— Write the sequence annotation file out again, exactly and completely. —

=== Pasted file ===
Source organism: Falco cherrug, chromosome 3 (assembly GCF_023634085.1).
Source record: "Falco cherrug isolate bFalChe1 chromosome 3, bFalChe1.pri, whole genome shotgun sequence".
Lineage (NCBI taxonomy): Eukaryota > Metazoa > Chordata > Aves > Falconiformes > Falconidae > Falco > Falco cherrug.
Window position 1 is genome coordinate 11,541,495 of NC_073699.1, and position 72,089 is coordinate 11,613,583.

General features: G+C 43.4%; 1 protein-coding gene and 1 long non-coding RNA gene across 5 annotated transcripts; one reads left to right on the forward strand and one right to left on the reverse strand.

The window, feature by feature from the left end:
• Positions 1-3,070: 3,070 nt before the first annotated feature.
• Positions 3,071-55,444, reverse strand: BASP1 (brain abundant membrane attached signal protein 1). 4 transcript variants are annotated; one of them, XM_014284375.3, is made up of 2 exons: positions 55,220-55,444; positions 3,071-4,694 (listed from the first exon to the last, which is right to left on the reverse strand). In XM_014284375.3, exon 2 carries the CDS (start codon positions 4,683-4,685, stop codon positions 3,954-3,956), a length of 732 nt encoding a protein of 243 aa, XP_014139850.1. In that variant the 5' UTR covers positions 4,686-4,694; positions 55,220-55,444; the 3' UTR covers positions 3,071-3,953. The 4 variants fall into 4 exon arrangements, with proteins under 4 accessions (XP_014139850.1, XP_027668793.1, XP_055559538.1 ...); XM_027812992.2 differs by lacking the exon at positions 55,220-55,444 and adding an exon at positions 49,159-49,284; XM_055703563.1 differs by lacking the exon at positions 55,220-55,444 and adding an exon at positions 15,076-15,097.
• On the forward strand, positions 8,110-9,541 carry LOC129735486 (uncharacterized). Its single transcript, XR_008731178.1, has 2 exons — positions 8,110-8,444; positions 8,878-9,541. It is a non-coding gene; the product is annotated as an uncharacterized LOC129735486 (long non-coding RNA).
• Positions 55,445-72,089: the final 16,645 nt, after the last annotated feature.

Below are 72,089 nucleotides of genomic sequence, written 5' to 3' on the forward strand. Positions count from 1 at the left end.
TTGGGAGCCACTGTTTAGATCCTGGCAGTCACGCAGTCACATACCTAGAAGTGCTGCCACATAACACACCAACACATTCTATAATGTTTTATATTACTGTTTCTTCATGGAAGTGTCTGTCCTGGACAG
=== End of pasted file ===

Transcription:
Source organism: Falco cherrug, chromosome 3 (assembly GCF_023634085.1).
Source record: "Falco cherrug isolate bFalChe1 chromosome 3, bFalChe1.pri, whole genome shotgun sequence".
Lineage (NCBI taxonomy): Eukaryota > Metazoa > Chordata > Aves > Falconiformes > Falconidae > Falco > Falco cherrug.
Window position 1 is genome coordinate 11,541,495 of NC_073699.1, and position 72,089 is coordinate 11,613,583.

General features: G+C 43.4%; 1 protein-coding gene and 1 long non-coding RNA gene across 5 annotated transcripts; one reads left to right on the forward strand and one right to left on the reverse strand.

The window, feature by feature from the left end:
• Positions 1-3,070: 3,070 nt before the first annotated feature.
• Positions 3,071-55,444, reverse strand: BASP1 (brain abundant membrane attached signal protein 1). 4 transcript variants are annotated; one of them, XM_014284375.3, is made up of 2 exons: positions 55,220-55,444; positions 3,071-4,694 (listed from the first exon to the last, which is right to left on the reverse strand). In XM_014284375.3, exon 2 carries the CDS (start codon positions 4,683-4,685, stop codon positions 3,954-3,956), a length of 732 nt encoding a protein of 243 aa, XP_014139850.1. In that variant the 5' UTR covers positions 4,686-4,694; positions 55,220-55,444; the 3' UTR covers positions 3,071-3,953. The 4 variants fall into 4 exon arrangements, with proteins under 4 accessions (XP_014139850.1, XP_027668793.1, XP_055559538.1 ...); XM_027812992.2 differs by lacking the exon at positions 55,220-55,444 and adding an exon at positions 49,159-49,284; XM_055703563.1 differs by lacking the exon at positions 55,220-55,444 and adding an exon at positions 15,076-15,097.
• On the forward strand, positions 8,110-9,541 carry LOC129735486 (uncharacterized). Its single transcript, XR_008731178.1, has 2 exons — positions 8,110-8,444; positions 8,878-9,541. It is a non-coding gene; the product is annotated as an uncharacterized LOC129735486 (long non-coding RNA).
• Positions 55,445-72,089: the final 16,645 nt, after the last annotated feature.

Below are 72,089 nucleotides of genomic sequence, written 5' to 3' on the forward strand. Positions count from 1 at the left end.
TTGGGAGCCACTGTTTAGATCCTGGCAGTCACGCAGTCACATACCTAGAAGTGCTGCCACATAACACACCAACACATTCTATAATGTTTTATATTACTGTTTCTTCATGGAAGTGTCTGTCCTGGACAG